My guilty pleasure: systematic reviews!!??

As an undergraduate student I wrote my essays by hand and then trekked into uni to write them up in the computer room. I would then print my assignment and place it in the relevant pigeon hole. I did much of my masters by distance when I was living in Australia, and consequently submitting assignments electronically, listening to lecture casts and chatting on online forums seemed rather natural. Now I am doing my PhD – 18 years after starting my undergraduate degree things have changed even more. In order to do my systematic review of the literature I have a relative plethora of new-fangled software and databases I can use. Now I hear some of you muttering under your breath “but a literature review surely basically involves reading a bunch of stuff, what does she need all that for?” Ah well let me tell you, it seemed intimidating but as I have got the hang of it I have been experiencing the occasional serotonin high each time I do get it right. But that doesn’t answer your question. Let me see….


So, I have a list of databases to search. Each database allows you to download the masses of articles you have found. But each database has a different method of doing this. Fear ye not, just google how each one works and lo and behold you can create the rarest of file types (RIS files are currently my favourite). You can also download all the articles you have found directly onto a reference manager system such as Endnote. This seems like another massive hurdle but once you get the setting right, I swear the joy of seeing the article titles flooding in to populate the screen is rather addictive. That is when the serotonin high hits. I got it right.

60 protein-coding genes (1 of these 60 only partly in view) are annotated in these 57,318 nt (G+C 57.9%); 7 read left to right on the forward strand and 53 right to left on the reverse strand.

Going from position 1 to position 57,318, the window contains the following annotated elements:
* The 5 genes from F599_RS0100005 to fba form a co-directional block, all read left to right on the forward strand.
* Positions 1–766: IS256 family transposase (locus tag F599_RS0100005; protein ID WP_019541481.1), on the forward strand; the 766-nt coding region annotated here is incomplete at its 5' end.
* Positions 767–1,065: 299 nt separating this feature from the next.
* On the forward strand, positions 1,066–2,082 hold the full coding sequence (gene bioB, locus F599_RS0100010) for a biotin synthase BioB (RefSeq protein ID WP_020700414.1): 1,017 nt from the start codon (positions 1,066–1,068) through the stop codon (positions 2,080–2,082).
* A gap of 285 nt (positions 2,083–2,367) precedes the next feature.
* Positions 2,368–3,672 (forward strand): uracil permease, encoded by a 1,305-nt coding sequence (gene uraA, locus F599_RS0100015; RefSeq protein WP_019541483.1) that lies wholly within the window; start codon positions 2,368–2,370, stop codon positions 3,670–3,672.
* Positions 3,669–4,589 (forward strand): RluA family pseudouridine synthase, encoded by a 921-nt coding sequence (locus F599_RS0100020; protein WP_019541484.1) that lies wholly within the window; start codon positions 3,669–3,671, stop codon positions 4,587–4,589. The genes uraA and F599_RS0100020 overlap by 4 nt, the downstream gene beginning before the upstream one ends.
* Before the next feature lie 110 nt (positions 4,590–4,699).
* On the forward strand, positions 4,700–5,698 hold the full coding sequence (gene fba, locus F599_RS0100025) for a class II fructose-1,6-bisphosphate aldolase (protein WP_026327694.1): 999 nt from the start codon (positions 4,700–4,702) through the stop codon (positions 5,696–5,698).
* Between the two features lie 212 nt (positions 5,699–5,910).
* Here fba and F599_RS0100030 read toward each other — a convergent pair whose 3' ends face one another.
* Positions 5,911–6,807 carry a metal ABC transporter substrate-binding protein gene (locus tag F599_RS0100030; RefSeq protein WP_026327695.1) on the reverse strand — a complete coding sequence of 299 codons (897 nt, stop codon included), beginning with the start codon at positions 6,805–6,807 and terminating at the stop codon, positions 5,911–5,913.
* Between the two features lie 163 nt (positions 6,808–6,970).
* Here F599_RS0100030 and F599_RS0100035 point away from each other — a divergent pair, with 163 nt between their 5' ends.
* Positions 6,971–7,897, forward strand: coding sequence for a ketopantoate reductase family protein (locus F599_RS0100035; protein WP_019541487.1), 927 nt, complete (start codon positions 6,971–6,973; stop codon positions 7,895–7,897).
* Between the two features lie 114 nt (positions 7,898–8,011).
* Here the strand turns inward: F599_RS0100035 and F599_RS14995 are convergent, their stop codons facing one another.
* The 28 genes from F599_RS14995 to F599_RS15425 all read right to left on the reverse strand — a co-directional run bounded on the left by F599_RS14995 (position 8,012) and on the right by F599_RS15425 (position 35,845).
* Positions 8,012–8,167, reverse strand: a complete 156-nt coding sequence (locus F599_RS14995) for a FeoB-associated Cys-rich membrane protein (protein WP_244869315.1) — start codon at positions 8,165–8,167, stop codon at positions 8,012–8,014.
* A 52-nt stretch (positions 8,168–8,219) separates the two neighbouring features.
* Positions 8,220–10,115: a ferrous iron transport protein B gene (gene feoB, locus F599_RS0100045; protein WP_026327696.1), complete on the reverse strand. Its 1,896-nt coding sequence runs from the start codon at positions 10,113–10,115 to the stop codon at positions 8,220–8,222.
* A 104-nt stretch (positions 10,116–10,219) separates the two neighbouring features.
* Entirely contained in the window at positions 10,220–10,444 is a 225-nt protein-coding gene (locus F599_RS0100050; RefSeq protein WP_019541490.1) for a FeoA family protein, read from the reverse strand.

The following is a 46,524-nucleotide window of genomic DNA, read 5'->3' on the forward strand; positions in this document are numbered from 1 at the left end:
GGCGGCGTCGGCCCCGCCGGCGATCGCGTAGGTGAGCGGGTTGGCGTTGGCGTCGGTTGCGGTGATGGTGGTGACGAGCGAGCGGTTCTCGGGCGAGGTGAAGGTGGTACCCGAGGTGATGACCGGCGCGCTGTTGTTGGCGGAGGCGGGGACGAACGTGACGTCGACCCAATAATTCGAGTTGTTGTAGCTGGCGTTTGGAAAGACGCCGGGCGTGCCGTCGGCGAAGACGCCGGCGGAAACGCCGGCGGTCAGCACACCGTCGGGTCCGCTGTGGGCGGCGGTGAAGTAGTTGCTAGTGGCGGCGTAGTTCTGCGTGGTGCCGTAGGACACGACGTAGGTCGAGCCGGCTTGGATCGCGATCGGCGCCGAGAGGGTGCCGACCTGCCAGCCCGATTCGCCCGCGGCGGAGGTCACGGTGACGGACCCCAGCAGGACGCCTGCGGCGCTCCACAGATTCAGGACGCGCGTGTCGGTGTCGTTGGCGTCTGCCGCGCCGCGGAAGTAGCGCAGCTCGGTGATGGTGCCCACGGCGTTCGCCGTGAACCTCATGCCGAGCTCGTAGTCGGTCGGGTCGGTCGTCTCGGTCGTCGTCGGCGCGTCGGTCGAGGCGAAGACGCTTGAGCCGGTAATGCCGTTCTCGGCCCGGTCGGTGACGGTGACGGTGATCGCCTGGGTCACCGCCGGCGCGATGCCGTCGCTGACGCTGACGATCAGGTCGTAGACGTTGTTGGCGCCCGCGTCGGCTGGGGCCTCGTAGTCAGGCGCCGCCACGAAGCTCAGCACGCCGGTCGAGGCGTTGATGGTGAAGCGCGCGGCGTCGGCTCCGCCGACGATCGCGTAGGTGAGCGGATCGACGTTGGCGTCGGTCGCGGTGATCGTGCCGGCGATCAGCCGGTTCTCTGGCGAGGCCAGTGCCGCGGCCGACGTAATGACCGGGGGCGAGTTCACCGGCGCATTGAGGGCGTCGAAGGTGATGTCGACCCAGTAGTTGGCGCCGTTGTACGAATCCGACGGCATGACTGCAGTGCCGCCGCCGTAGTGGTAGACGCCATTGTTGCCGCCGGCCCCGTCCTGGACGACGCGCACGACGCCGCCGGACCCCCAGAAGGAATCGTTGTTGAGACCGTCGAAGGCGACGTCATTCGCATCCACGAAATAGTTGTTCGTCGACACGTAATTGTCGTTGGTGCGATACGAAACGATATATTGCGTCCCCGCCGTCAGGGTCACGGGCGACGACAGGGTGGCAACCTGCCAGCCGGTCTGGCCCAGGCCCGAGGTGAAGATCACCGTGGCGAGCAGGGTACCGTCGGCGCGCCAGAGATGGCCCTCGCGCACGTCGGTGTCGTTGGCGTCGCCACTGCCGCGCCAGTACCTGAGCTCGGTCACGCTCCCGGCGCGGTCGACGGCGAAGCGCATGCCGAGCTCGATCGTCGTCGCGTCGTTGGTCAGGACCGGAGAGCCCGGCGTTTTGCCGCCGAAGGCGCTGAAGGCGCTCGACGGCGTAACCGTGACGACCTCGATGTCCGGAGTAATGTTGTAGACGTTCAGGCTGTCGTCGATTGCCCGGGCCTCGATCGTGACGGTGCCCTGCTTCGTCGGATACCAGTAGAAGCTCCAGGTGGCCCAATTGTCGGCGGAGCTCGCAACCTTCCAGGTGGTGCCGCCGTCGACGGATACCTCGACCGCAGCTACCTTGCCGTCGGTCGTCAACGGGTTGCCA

I have around 10 databases to search. Once all the articles are saved in the reference manager you can check for duplications. Once the duplications have been eliminated that is when the reading begins. Oh what a thrill….I think this is where my next hit of serotonin highs will come in. I do love a list of inclusion and exclusion criteria. It is just so orderly and attractive. I have a beautiful table prepared where I will insert the number of articles I find in each database, and the number of articles which are eliminated after duplication and the number of articles eliminated after screening for the inclusion and exclusion criteria.  I will then create a prisma flow diagram  (basically a really nice flowchart) using revman.

What a guilty (nerdy) pleasure!


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